There is a widespread perception in society that people with functional limitations have fewer skills and competences than those who do not appear to have such limitations. Some American Malthusian economists have even gone so far as to create a so-called “disability paradox”: they were astonished to find, while interviewing individuals with a range of functional limitations, that these people declared themselves satisfied with their lives.
The approval of the Convention on the Rights of Persons with Disabilities (CRPD) in 2006, ratified in Italy in 2009, abandoned the medical/individual model for people with disabilities, which attributed their exclusion to their own psycho-physical state, introducing instead the social model based on human rights.
In fact, the definition of disability contained in the CRPD introduces a new paradigm: “disability results from the interaction between persons with impairments and attitudinal and environmental barriers that hinder their full and effective participation in society on an equal basis with others.”
The focus shifts from the characteristics of the person to the way society takes those characteristics into account when establishing procedures, products, and services. If we think of Oscar Pistorius, who ran the 200 metres at the Olympics despite being a double amputee, or Stephen Hawking, one of the most important cosmologists, who used an electric wheelchair and communicated through a computer, we realise how much the negative social stigmas attributed to functional limitations must be overcome.
The concepts to be used have changed profoundly. Every human being has functional limitations: none of the readers of this article can claim to have a human body that performs at 100% of human capacity, in terms of physical, intellectual, relational or emotional performance. On the contrary, the WHO reminds us that over the course of their lifetime all human beings will experience some form of disability.
This new approach has several important consequences. The evaluation of a person’s skills is not based on physical limitations – assigning a negative value to what is identified as a disability – but on the way people function. It is not possible to reduce a person to a disability, because the skills (professional, those that develop in response, etc.) and adaptive potential that human beings develop are cancelled out. Analysing the context brings to light the burden imposed on people with certain characteristics by the barriers, obstacles, and discrimination of the physical and social environment built by society (e.g.: transport and buildings built without considering people who are blind, deaf or who use a wheelchair).
Then there is the tremendous growth of aids that overcome natural limitations. Tools that promote mobility, software that allows blind people to read and write, technologies that transform spoken language into written language for deaf people, electronic prostheses for amputees, technological tools for communicating and working remotely.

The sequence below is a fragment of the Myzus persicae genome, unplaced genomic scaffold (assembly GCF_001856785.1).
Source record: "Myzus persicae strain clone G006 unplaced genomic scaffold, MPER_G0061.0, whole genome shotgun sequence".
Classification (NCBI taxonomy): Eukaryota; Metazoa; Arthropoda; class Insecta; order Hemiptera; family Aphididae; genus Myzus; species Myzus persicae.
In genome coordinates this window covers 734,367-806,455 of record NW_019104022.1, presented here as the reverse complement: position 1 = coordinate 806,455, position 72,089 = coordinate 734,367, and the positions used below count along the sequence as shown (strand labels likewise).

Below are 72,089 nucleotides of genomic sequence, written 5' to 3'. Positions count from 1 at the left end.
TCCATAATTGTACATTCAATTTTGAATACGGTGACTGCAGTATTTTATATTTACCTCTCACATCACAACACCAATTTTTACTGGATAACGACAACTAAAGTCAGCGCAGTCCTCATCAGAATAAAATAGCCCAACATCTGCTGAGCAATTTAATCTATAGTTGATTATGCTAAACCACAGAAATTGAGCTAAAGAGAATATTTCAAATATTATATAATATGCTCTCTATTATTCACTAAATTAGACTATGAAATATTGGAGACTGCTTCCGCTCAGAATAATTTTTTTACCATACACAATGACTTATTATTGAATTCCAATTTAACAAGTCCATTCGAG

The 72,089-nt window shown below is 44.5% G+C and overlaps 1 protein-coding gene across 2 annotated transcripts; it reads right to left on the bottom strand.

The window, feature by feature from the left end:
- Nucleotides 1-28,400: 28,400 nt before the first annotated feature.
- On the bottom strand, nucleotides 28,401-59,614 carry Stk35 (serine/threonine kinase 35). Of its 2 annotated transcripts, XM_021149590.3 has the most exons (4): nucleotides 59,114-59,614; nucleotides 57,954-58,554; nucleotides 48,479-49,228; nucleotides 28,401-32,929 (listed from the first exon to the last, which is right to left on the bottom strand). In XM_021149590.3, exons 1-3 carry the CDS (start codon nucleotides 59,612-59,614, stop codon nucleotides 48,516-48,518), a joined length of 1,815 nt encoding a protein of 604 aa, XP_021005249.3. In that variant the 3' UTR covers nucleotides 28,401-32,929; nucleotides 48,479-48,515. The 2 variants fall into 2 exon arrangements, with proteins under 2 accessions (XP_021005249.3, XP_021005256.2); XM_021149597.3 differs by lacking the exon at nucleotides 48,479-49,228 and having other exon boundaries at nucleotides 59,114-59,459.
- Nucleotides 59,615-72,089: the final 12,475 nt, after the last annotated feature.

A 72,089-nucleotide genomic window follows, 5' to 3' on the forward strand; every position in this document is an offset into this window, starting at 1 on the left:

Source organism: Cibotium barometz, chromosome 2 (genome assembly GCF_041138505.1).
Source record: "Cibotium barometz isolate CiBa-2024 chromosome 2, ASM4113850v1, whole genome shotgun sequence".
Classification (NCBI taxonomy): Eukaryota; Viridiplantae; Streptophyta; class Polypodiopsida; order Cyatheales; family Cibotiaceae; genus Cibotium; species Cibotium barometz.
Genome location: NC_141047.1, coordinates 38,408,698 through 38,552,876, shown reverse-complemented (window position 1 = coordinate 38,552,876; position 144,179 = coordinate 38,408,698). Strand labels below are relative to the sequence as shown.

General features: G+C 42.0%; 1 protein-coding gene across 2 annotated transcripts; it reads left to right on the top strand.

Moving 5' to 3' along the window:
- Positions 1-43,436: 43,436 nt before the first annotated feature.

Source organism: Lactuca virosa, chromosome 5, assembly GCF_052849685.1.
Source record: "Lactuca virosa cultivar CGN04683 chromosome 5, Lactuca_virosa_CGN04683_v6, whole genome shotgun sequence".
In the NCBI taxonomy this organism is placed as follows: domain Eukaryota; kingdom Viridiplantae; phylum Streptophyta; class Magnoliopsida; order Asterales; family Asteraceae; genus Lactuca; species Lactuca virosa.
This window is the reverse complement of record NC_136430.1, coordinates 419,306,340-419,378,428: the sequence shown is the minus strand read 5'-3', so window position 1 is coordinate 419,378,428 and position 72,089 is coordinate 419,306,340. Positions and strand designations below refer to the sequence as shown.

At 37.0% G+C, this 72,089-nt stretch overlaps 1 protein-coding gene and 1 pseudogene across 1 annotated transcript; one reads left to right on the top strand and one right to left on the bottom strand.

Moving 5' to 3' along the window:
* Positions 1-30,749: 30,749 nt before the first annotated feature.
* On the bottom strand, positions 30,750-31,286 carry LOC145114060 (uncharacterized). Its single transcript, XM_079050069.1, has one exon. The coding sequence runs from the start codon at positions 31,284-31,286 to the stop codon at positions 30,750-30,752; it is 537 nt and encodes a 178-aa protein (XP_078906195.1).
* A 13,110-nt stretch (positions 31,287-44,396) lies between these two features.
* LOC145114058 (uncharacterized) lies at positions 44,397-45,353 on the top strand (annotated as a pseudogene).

Just think about how each of us has become “post-human” by using computers and cell phones, and how soon we will be inundated with products that use artificial intelligence. In the workplace, things are currently used in a targeted way (“technical tools that make it possible to properly assess people with disabilities in their working capacity and to place them appropriately, analysing jobs, forms of support, positive actions and solutions to environmental problems, tools and interpersonal relationships in places of daily work and relationships”, art. 2 Law 68/99); reasonable accommodation is provided (“the necessary and appropriate changes and adaptations that do not impose a disproportionate or excessive burden are adopted, where there is a need in particular cases, to ensure that people with disabilities enjoy and exercise, on an equal basis with others, all human rights and fundamental freedoms”, art. 2 of the CRPD and art. 9 Law 99/2013), to adapt workplaces and workstations to the characteristics of people with disabilities.
There are also laws that protect people with disabilities from discrimination and harassment (Law 67/2006 and Legislative Decree 216/2003), to counter those who discriminate against these people. However, other tools have been developed that, rather than focusing on rehabilitating people with disabilities to recover lost functionality (often an unattainable goal), support these individuals’ empowerment based on how they function. Other tools favour a process of overcoming the social impoverishment that these individuals have experienced, to develop appropriate empowerment which, by strengthening their social and behavioural skills, promoting independence, self-determination, independence, and social inter-independence (through peer counsellors) will allow them to build independent lives.
This new way of assessing the capabilities of people with disabilities is accompanied by the richer professional skills acquired by them: there are currently 17,000 university students with disabilities, plus 11,000 with specific learning difficulties.
All that people with disabilities need, to participate in social activities of all kinds on equal terms with other citizens, is a combination of the following: an assessment of a person’s mode of functioning, analysis of the physical and social environment they live and carry activities out in, knowledge of technical and technological aids, and empowerment and enabling processes. You just need to know how to value their skills.